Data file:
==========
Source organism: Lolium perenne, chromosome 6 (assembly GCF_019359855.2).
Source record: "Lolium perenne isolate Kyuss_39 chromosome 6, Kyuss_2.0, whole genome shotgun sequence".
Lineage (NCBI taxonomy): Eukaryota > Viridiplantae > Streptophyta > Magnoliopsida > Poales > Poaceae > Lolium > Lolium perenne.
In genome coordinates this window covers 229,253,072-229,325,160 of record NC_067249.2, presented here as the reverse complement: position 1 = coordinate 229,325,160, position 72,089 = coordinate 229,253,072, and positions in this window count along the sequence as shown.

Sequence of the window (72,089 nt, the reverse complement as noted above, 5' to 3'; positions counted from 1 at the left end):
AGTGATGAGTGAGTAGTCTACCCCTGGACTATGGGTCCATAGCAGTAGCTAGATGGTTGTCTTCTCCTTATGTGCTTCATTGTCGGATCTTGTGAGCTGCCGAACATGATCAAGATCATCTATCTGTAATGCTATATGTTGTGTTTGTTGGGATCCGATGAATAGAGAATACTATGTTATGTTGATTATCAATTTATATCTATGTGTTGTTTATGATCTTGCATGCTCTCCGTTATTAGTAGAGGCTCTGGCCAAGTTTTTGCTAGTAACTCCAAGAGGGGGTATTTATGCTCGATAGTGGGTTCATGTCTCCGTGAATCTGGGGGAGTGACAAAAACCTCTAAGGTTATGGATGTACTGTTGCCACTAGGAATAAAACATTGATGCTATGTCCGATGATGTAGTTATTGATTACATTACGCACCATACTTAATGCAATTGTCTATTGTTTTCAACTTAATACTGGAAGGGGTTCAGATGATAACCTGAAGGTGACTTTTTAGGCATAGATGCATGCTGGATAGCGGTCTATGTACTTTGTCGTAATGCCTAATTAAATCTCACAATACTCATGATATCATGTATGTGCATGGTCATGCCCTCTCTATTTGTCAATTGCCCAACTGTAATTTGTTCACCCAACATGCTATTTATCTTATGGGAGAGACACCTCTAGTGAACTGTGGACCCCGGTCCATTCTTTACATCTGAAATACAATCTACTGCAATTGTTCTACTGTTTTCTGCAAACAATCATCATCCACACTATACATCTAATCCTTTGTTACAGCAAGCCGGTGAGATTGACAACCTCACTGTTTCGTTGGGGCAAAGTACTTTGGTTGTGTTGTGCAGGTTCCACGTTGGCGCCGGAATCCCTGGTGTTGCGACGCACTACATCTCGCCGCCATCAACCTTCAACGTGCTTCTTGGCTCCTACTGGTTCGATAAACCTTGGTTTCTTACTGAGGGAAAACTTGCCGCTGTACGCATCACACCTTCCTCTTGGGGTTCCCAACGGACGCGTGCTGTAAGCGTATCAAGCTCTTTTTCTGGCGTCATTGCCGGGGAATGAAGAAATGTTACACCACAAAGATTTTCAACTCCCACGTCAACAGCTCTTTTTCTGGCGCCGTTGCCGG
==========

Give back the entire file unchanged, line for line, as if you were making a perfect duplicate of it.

Source organism: Lolium perenne, chromosome 6 (assembly GCF_019359855.2).
Source record: "Lolium perenne isolate Kyuss_39 chromosome 6, Kyuss_2.0, whole genome shotgun sequence".
Lineage (NCBI taxonomy): Eukaryota > Viridiplantae > Streptophyta > Magnoliopsida > Poales > Poaceae > Lolium > Lolium perenne.
In genome coordinates this window covers 229,253,072-229,325,160 of record NC_067249.2, presented here as the reverse complement: position 1 = coordinate 229,325,160, position 72,089 = coordinate 229,253,072, and positions in this window count along the sequence as shown.

Sequence of the window (72,089 nt, the reverse complement as noted above, 5' to 3'; positions counted from 1 at the left end):
AGTGATGAGTGAGTAGTCTACCCCTGGACTATGGGTCCATAGCAGTAGCTAGATGGTTGTCTTCTCCTTATGTGCTTCATTGTCGGATCTTGTGAGCTGCCGAACATGATCAAGATCATCTATCTGTAATGCTATATGTTGTGTTTGTTGGGATCCGATGAATAGAGAATACTATGTTATGTTGATTATCAATTTATATCTATGTGTTGTTTATGATCTTGCATGCTCTCCGTTATTAGTAGAGGCTCTGGCCAAGTTTTTGCTAGTAACTCCAAGAGGGGGTATTTATGCTCGATAGTGGGTTCATGTCTCCGTGAATCTGGGGGAGTGACAAAAACCTCTAAGGTTATGGATGTACTGTTGCCACTAGGAATAAAACATTGATGCTATGTCCGATGATGTAGTTATTGATTACATTACGCACCATACTTAATGCAATTGTCTATTGTTTTCAACTTAATACTGGAAGGGGTTCAGATGATAACCTGAAGGTGACTTTTTAGGCATAGATGCATGCTGGATAGCGGTCTATGTACTTTGTCGTAATGCCTAATTAAATCTCACAATACTCATGATATCATGTATGTGCATGGTCATGCCCTCTCTATTTGTCAATTGCCCAACTGTAATTTGTTCACCCAACATGCTATTTATCTTATGGGAGAGACACCTCTAGTGAACTGTGGACCCCGGTCCATTCTTTACATCTGAAATACAATCTACTGCAATTGTTCTACTGTTTTCTGCAAACAATCATCATCCACACTATACATCTAATCCTTTGTTACAGCAAGCCGGTGAGATTGACAACCTCACTGTTTCGTTGGGGCAAAGTACTTTGGTTGTGTTGTGCAGGTTCCACGTTGGCGCCGGAATCCCTGGTGTTGCGACGCACTACATCTCGCCGCCATCAACCTTCAACGTGCTTCTTGGCTCCTACTGGTTCGATAAACCTTGGTTTCTTACTGAGGGAAAACTTGCCGCTGTACGCATCACACCTTCCTCTTGGGGTTCCCAACGGACGCGTGCTGTAAGCGTATCAAGCTCTTTTTCTGGCGTCATTGCCGGGGAATGAAGAAATGTTACACCACAAAGATTTTCAACTCCCACGTCAACAGCTCTTTTTCTGGCGCCGTTGCCGG